1) Get rid of your global variables. 99.99 % of the time, a global variable is a sign of bad design.
2) Let's be kind and assume that your code is not
indented like it is in the post, and that the layout style is the result of cut&paste weirdness. If it is
indented as show here, then for goodness sake, take a look at some of the indent styles here
], choose one you like, or some variation thereof and stick with it.
3) Add some meaningful
comments to your code - particularly
if you are posting it to a web site for assistance. In the long run this will help you later on if you need to come back to this and are trying to remember what's going on. In the short term, it will help those of us that are willing to look at the code a clue as to what it is the code is supposed
to be doing.
4) provide a concrete example of what input is causing your issue. The information you've provided here doesn't give me any clue as to what your program is expecting and what's going wrong.
5) If at all possible, reduce the code to the bare minimum that produces the error or unwanted behavior. For the most part, 150 lines of code is more than most of us are willing to wade through to find what went wrong. Ideally, if you can narrow down the problem to maybe less than 50 lines, then there's a better chance someone will actually look at it.
6) In this case, maybe give some clue as to how to exit the program! The user and/or tester should not have to abort the program to get it to stop. Maybe add some prompt to let the user know that input is expected?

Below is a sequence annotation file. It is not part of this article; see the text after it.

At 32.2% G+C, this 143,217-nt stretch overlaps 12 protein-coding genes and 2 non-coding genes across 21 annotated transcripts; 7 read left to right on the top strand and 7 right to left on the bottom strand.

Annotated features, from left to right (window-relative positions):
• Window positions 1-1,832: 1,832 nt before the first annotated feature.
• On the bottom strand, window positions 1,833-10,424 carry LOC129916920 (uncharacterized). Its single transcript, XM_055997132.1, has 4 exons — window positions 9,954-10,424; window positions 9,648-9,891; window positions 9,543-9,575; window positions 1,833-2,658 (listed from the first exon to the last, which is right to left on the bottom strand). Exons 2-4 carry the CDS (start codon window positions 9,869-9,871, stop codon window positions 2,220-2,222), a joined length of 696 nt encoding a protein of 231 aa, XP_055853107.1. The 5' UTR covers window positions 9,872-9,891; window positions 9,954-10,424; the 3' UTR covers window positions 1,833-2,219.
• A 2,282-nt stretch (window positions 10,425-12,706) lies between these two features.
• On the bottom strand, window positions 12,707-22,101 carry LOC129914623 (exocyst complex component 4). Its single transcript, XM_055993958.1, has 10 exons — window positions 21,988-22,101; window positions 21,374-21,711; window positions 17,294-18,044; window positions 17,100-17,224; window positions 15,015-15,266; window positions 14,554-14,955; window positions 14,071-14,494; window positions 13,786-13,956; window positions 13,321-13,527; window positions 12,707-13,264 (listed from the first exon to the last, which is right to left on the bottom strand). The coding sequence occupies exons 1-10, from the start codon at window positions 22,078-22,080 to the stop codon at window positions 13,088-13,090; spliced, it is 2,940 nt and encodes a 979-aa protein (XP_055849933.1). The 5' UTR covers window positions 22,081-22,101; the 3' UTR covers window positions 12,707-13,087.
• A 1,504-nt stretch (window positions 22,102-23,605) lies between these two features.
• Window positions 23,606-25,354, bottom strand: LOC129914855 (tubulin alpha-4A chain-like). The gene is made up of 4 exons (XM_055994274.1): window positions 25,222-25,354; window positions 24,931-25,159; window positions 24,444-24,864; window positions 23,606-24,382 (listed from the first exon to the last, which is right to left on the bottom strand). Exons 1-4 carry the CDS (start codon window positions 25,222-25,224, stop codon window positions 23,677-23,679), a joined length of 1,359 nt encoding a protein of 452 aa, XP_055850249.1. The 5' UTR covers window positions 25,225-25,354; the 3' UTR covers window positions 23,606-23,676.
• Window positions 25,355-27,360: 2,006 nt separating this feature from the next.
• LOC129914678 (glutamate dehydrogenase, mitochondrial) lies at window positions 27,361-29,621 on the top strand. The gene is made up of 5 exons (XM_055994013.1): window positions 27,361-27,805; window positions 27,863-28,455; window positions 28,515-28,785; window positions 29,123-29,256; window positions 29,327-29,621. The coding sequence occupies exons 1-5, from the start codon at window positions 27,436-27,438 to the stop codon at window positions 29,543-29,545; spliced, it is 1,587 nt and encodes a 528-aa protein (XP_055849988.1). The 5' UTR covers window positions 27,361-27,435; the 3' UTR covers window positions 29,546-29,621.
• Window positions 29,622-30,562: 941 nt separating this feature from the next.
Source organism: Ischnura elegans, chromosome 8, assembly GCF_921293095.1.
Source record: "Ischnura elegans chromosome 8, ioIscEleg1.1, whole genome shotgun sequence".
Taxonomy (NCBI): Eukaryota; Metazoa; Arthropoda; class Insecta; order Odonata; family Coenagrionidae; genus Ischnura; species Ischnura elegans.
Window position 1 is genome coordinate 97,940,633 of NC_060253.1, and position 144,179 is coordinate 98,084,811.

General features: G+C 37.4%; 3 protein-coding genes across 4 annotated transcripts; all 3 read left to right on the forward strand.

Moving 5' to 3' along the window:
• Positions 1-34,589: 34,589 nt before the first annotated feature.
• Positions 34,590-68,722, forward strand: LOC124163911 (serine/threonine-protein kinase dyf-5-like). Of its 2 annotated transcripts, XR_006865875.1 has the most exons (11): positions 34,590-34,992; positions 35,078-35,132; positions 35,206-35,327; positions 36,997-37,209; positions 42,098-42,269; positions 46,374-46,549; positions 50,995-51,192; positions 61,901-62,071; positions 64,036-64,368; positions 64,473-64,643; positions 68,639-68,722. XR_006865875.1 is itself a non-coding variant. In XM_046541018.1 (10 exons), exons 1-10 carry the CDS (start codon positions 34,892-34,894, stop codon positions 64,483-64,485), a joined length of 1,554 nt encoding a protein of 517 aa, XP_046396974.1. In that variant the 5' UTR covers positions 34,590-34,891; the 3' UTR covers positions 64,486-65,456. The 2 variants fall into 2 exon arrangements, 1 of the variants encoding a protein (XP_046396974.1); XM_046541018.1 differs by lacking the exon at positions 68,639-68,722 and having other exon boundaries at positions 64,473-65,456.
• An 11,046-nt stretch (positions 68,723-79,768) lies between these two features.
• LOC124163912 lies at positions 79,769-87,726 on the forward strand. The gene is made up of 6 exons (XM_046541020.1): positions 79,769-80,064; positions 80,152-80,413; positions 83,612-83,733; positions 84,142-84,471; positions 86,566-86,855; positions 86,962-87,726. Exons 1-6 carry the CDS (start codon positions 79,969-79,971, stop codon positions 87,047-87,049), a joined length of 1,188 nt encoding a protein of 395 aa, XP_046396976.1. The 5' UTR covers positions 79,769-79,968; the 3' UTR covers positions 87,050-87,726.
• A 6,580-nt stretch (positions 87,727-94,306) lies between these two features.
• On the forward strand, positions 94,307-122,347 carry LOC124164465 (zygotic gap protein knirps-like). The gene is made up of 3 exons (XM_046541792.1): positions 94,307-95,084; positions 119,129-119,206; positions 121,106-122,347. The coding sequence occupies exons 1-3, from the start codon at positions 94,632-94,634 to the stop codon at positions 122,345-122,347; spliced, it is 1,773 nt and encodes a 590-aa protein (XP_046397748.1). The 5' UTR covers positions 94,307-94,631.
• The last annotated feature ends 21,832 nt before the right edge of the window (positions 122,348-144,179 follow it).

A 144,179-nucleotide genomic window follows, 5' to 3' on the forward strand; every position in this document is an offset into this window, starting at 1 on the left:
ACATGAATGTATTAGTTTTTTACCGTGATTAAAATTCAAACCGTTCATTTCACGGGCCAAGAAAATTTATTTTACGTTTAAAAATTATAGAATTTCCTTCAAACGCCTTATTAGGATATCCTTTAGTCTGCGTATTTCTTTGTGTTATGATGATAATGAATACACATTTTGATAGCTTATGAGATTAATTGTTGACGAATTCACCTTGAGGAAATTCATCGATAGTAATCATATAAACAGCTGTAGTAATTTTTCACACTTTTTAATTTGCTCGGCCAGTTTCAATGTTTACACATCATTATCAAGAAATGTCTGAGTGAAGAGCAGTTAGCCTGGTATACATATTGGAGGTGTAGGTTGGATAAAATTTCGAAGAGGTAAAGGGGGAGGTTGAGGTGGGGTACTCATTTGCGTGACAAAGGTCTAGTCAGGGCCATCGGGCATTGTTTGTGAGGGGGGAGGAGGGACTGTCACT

7) Research how to use the debugger for your system. There will probably be ways to examine the contents of STL containers, but you may have to do some work to find do so. Google is your friend. Probably someone here can help with how to examine the contents of a stack if they know what your programming environment is.
8) Ultimately, you can use normal output routines to help show what your code is doing. It might get ugly, but you could write a
function that will print the contents of the stack. Don't forget that you can't iterate over a stack, so you will need to create a copy before you print it. This can be accomplished most simply by not using a reference as the function's argument. You can then call your stack print routine at strategic places in your code to show you what the stack looks like. Since you have
this might be a good time to look into template functions. You should be able to write a single template print_stack() function that will handle any stack type.